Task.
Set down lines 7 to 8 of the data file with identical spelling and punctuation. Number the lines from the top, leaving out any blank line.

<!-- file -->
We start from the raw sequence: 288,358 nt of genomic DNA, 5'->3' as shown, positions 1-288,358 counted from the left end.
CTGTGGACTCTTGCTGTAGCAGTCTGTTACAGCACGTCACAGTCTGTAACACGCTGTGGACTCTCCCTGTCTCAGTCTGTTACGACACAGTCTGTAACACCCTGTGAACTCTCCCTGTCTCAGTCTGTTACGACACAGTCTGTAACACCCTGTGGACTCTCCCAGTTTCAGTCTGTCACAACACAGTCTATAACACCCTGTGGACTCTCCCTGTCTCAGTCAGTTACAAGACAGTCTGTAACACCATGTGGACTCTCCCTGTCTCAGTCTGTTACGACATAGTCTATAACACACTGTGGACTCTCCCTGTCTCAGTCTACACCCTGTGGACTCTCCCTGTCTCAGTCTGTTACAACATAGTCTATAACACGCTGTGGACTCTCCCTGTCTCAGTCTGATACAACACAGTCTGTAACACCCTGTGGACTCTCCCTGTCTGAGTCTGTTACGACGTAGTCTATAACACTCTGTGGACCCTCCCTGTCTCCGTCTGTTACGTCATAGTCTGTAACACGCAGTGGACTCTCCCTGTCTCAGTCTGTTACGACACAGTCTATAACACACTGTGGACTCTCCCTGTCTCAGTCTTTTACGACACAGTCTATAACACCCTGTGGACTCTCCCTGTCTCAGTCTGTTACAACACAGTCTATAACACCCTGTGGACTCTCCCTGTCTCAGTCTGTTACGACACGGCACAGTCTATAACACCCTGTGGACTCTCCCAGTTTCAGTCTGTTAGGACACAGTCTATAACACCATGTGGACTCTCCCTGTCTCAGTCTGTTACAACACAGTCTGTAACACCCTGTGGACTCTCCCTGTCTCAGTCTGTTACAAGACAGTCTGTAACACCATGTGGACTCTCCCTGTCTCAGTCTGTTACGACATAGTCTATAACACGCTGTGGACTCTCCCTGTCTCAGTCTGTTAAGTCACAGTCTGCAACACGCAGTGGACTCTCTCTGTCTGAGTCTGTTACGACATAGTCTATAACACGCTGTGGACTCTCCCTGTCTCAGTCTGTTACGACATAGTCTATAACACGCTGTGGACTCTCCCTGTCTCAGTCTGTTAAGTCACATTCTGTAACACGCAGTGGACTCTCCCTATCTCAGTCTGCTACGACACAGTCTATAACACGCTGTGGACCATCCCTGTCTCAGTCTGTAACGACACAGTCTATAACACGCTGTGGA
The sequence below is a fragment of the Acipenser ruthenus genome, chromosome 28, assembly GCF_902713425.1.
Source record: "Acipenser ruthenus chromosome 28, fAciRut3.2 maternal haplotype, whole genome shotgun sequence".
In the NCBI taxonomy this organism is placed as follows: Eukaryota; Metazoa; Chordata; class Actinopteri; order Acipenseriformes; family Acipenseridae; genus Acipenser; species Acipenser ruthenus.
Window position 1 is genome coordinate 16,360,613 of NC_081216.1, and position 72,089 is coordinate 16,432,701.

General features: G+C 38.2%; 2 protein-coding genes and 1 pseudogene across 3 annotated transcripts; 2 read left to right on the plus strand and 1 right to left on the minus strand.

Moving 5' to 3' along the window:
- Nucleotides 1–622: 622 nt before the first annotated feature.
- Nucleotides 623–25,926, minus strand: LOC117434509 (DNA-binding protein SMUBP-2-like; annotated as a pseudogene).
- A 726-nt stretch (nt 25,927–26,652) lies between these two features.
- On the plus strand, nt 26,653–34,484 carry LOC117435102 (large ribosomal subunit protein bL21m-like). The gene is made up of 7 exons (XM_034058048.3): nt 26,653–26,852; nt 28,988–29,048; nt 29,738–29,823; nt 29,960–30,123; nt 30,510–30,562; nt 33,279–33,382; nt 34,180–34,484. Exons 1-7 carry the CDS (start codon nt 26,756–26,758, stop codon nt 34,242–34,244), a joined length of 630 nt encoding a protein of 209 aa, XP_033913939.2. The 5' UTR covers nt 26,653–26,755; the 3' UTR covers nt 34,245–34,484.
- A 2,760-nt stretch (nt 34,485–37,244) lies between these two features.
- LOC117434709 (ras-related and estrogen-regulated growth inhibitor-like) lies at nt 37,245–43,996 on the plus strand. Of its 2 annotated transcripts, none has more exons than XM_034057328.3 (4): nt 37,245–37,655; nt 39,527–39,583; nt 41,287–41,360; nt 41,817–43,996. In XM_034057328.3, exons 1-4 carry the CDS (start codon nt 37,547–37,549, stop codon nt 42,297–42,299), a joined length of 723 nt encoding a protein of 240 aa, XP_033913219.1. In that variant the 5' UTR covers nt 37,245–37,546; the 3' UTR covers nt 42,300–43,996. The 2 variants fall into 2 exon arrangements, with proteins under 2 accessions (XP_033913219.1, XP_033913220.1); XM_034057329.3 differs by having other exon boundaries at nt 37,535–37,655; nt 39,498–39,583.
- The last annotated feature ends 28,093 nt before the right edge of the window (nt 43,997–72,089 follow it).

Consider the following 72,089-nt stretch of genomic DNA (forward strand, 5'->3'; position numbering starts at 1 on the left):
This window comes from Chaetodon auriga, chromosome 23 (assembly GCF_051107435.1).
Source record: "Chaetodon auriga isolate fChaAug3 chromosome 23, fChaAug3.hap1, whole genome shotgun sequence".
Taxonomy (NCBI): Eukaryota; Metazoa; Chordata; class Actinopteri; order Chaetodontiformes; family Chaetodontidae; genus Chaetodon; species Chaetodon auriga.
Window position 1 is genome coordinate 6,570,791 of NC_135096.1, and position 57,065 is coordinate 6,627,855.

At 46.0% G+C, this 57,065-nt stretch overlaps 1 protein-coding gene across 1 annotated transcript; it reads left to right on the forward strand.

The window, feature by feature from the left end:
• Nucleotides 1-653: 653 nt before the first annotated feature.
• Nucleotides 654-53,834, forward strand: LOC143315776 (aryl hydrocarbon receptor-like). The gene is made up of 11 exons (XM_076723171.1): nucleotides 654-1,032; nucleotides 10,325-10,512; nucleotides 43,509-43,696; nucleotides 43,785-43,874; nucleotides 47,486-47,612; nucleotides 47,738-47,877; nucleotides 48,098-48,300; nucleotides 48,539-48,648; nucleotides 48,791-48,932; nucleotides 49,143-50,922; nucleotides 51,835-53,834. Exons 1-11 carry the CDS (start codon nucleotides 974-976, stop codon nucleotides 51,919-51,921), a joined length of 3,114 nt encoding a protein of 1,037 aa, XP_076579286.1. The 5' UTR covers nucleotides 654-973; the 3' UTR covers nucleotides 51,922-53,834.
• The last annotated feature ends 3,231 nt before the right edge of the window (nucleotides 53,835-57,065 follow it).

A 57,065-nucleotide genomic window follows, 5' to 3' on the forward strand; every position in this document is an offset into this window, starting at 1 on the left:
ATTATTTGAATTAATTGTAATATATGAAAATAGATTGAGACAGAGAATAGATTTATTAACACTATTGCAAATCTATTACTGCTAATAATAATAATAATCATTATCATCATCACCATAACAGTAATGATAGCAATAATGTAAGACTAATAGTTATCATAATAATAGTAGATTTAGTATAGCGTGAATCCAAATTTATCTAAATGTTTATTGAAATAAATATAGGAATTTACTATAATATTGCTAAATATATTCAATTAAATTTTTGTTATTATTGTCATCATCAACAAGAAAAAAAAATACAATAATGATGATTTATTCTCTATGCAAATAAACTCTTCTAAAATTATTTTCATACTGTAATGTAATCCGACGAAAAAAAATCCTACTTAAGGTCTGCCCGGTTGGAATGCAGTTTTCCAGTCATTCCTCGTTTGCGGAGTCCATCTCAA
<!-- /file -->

General features: G+C 38.2%; 2 protein-coding genes and 1 pseudogene across 3 annotated transcripts; 2 read left to right on the plus strand and 1 right to left on the minus strand.

Moving 5' to 3' along the window: